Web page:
Aug 09 2013
In this day and age, we read and write more than ever. The sheer variety and ubiquity of the internet has led to the written word dominating our lives. Our personal life, with texts and e-mail. Our social lives, with Facebook and all similar social media, and our cultural lives, with sites just like this one – thousands of them – forming the backbone of our cultural consciousness: the zeitgeist.
It’s great; everyone has a voice. It’s a nightmare; everyone has a voice. One of the unavoidable downsides of this is that we’re exposed to a much larger percentage of things that are badly written. And since most people learn the rules of the written language the same way they learn to speak it – by seeing and doing – there are way, way more opportunities to take in bad information.
This may seem like a minor point. So you wrote “then” when you should have written “than.” Big deal. One little error. And I’d agree with you. But this post isn’t about errors. It’s about mistakes. And like the saying goes, an error isn’t a mistake until you refuse to correct it. This is a post for the people who write on the internet, the people who don’t have the time or money to have their work professionally edited. This is a post about the little things. About taking the time to do something the right way. Because when our attention spans are short enough that we can barely get through a few paragraphs before we start skimming, every word counts.
First, let me tell you what this post is not about. It’s not a rant about people who conflate ‘your’ and ‘you’re’ (but, uh, don’t do that). It’s not a post about nitpicking. “Grammar Nazi” is a pretty loaded term. I mean, anytime you equate something or someone with a Nazi, you’re not exactly being calm and thoughtful. The mental picture of some elderly librarian-type gleefully cutting into someone’s writing with a red pen, pointing out all their typos, is not what I’m talking about.
Stick with me, guys. Look, here’s a boob! Two of them, in fact!
Everyone makes errors. Everyone has typos. Even the very best writers make about one mistake per 1000 words (a number that I absolutely made up, but is still probably true). Professional writers get their work professionally edited. There are people called line editors whose entire jobs consist of meticulously reading a manuscript and finding mistakes. Not content editors (that’s a whole different thing) but someone who goes line by line, trimming stray apostrophes and eviscerating dangling modifiers.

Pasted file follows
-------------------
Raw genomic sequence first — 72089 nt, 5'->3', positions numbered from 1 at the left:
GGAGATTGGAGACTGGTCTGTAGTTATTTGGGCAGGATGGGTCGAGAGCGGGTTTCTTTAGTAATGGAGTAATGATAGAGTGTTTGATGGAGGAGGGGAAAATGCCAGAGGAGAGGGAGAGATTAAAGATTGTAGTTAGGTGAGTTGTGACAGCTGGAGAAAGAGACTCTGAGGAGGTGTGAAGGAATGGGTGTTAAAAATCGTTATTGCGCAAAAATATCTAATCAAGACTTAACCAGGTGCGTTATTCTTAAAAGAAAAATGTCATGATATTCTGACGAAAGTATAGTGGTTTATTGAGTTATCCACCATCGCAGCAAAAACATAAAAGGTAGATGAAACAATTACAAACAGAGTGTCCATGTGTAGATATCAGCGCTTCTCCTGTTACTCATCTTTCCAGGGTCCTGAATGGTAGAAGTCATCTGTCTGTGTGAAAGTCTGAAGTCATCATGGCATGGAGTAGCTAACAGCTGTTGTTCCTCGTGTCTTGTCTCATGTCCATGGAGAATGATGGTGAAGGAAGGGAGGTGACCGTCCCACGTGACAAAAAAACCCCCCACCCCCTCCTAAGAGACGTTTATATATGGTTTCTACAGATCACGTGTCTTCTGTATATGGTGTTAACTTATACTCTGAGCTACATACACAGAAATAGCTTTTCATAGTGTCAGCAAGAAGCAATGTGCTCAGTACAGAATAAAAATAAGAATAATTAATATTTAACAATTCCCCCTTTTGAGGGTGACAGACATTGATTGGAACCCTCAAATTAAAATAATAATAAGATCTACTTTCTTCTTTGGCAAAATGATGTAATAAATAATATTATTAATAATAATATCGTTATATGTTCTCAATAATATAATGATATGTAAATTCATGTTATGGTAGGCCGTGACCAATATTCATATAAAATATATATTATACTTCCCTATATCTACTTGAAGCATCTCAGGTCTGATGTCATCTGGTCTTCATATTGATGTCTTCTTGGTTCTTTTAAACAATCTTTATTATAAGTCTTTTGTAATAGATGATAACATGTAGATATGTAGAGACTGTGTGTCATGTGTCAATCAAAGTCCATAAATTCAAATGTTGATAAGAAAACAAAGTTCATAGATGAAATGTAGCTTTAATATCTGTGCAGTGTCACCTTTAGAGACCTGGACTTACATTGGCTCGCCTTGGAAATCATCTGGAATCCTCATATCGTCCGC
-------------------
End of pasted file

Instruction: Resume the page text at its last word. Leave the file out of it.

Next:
So, there’s nothing wrong with making an error. They happen, and if you’re the only one editing your work, they’re going to slip through. I’m sure there are several errors in this very piece. Errors are analogous to a slip of the tongue, like saying “I’ll take the ten-pound dog of bag food.” Easily forgivable.
Still with me? No, wait, stick around! Look, it’s the male equivalent of boobs!
No, what I’m talking about are mistakes. If errors are a slip of the tongue, mistakes are when you pronounce “library” without the “r,” or pronouncing “nuclear” like it has an extra “u.” I’m talking about things you don’t even think to question because you’ve seen them used a certain way. Insidious little nuggets of disinformation that spread, like a virus, until no one knows what the hell the word “ironic” actually means anymore. Or even worse, the wrong but somehow prevalent meaning of a word will slowly, bizarrely, creep around to the exact opposite of what it actually is, like in the case of poor, poor “nonplussed”.
So, why does all this matter? Why should you devote one iota of thought into using words correctly? Why should you care at all about the nuance of grammar? Here’s why:
1. If you don’t, you’ll look stupid
Not the most tactful way to say it. I suppose I could have gone with “your presentation will be sloppy,” or “people might regard your ideas with less merit if they aren’t presented in a professional manner.” But the fact of it is, you get the easy, simple stuff wrong and you come off like an idiot. When there’s no voice, no body language, when it’s just text, just these words that you’ve written? You conflate “it’s” with “its” and you might as well be writing in crayon. I worked at a real estate office that was hosting a get-together that included families. My co-worker typed up the flier, and at the top, it read:
“Parent’s are asked to supervise there children.” To me, the flier looked like this:
I once saw a breakfast menu that said, “Try our selection of fine tea’s.” I thought, OK, did they not have anyone edit their menu before they printed 50 of them? Are they this sloppy with their food, too? The place went out of business a couple months later. Was there a connection? I like to think so.
Point of the point: When you’re writing on the internet, when it’s impersonal and our attention spans are so short that most people are looking for a reason to stop reading, getting the easy stuff wrong can be a deal-breaker.
2. It wrecks the flow of your writing
Did your teachers talk about “tone” in your English classes? Mine did. Every great writer you love has tone coming out of his or her ears. Tone is a tricky thing to pin down. It’s made up of all the tricks in the writer’s toolbox like diction and pace and alliteration. It’s the way you can recognize a Douglas Adams quote even if he’s not named – because no one else writes like Douglas Adams.
Bad grammar muddies your tone. It’s the literary equivalent of mumbling. You might have style and panache, but if you use apostrophes like scatter-shot over random words with “s” in them, it’s going to take me out of the moment every time. It’s going to stop my eyes on the page, a hiccup, a break. Try to read the following paragraph smoothly – you can’t. Your eyes won’t let you. (Credit to Rob Kyff, San Jose Mercury News)
“The amount of grammer and usage error’s today is astounding. Not to mention spelling. If I was a teacher, I’d feel badly that less and less students seem to understand the basic principals of good writing. Neither the oldest high school students nor the youngest kindergartner know proper usage. A student often thinks they can depend on word processing programs to correct they’re errors. Know way!